Upon arriving at our campsite, after paddling through the rain and hilly, muddy, slippery portages (only two, thankfully), we found a little plastic giraffe left on a big rock. Since our campsite was on a point, we dubbed the campsite "Rainy Giraffe Point". I seriously considered taking that little giraffe with me for a momento when we left, but in the end, left it for the next campers to discover. 

Fisher maps are known for their bright colors, a yellow green for the land, and blue for the water. There are topographic markings as well, and I wasn't sure how I was going to stitch that in on the land. I was surprised to find a piece of Tula Pink fabric I had in my stash - no idea when or where I bought it - that had a design that looked topographical, and in the right color! I love it when that happens. 

So I did a rough trace of the lake, just making it kinda like the actual shape. I traced it in reverse on some fusible, and fused it to the blue fabric and cut it out. Even with rough tracing, those little ins and outs called for a sharp scissors. Before I attached the lake to the map, I sandwiched the yellow green fabric, batting and backing and did some quick grid quilting to mimic the latitude and longitude lines on the map. 

Once that was done, I fused the lake onto the quilt. I decided to hand stitch around the outline of the lake using Aurifil 12 wt. blue thread, then I stitched in some depth lines, but not exactly like what would be seen on the actual Fisher map - just enough for you to get the idea. Next came marking the campsites in little red x's - the campsite we stayed at is marked with a heart. BWCA maps come marked with designated campsites, which have a fire grate on site and biffies (toilets) nearby. Campers are only to camp at those specified sites, and they are first come, first served. If all the sites are taken, you find another lake on your route with an open site.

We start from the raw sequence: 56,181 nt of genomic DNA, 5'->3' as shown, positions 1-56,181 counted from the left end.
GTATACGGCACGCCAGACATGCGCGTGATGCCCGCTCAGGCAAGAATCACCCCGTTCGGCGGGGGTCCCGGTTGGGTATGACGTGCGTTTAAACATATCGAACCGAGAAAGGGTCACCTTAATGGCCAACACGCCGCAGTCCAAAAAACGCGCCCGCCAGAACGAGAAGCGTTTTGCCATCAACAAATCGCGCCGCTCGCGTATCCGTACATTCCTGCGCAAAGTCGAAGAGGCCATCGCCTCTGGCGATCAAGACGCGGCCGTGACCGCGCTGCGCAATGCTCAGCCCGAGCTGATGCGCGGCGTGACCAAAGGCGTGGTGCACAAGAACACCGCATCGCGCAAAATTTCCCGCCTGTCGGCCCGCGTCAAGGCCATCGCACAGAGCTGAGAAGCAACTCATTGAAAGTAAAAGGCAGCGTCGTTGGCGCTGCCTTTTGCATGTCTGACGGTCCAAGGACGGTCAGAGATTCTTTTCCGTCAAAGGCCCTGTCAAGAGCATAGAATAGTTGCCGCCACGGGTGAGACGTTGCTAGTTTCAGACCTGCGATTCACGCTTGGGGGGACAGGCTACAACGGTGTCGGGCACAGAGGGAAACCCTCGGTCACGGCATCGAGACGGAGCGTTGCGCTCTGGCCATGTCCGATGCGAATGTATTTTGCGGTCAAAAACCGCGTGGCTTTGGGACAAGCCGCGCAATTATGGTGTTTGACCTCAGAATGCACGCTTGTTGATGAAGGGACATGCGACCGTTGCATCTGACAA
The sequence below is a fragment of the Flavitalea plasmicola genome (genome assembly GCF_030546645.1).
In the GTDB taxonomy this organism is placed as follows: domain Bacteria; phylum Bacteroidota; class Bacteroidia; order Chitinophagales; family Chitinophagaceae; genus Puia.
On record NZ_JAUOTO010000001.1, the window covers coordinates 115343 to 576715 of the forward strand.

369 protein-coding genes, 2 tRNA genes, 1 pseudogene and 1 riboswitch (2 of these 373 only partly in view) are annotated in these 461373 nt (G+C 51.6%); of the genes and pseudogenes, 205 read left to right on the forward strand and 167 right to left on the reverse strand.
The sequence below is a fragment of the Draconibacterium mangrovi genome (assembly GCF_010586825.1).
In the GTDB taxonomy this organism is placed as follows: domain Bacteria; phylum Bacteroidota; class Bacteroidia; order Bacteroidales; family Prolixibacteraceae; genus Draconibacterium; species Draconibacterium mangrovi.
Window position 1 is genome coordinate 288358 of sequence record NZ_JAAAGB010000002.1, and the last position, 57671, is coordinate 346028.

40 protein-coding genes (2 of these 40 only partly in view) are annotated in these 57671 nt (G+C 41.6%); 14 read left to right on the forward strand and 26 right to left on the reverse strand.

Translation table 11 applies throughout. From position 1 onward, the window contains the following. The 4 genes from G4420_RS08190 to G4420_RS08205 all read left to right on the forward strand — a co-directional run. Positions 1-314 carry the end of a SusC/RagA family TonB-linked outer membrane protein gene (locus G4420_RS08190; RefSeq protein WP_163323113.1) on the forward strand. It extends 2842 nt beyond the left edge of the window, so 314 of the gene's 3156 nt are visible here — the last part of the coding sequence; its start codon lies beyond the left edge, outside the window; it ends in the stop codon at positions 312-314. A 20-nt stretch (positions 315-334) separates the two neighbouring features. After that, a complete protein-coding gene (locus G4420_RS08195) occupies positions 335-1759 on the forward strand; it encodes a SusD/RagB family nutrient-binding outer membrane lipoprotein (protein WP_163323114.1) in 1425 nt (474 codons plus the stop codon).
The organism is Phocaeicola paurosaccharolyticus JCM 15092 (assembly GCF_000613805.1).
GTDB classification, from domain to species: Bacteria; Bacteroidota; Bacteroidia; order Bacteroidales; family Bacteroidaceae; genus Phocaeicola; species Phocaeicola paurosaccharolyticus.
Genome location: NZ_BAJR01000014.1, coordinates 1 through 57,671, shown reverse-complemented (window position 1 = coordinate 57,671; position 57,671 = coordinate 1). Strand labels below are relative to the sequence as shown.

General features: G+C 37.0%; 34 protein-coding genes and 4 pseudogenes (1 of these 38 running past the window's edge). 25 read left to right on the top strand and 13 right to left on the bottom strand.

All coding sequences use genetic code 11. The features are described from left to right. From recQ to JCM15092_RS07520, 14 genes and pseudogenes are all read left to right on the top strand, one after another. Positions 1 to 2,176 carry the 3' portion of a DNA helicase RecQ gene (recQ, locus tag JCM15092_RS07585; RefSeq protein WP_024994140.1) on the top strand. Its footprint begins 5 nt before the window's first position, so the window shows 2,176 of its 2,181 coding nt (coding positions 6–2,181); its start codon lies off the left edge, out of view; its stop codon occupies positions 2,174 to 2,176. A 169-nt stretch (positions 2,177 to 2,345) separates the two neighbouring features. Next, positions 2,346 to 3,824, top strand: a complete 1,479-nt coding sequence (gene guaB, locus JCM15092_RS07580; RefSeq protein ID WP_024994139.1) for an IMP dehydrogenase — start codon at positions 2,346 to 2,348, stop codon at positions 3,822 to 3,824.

I also stitched in the approximate route we took across the lake to the campsite. It rained the entire way, but thankfully broke long enough for us to get our tent up and attempt to hang our packs. Did I mention that our packs were heavy too? The ropes broke while we were hanging the packs, so we ended up putting the packs in the canoe, and the canoe out in the water (tethered to a tree) and hoped no bear would come into camp. I was beginning to see why the ranger said what she did . . .

Next I attached the label, which I wrote up with a Pigma pen. Then I worked on the silhouette sketch of Rainy Giraffe Point - that little giraffe-ish figure was a bit difficult in that tiny size! 

For the backing, I used a fat quarter I've had in my stash, just waiting for the perfect quilt. It seemed appropriate. Then I added striped binding, because I like striped bindings. 

Here's a peek at my finished quilt next to a Fisher map. I think it worked out well! 

I'm looking forward to seeing the other Maps quilts! Thanks for the fun challenge! 


Maps: London 1572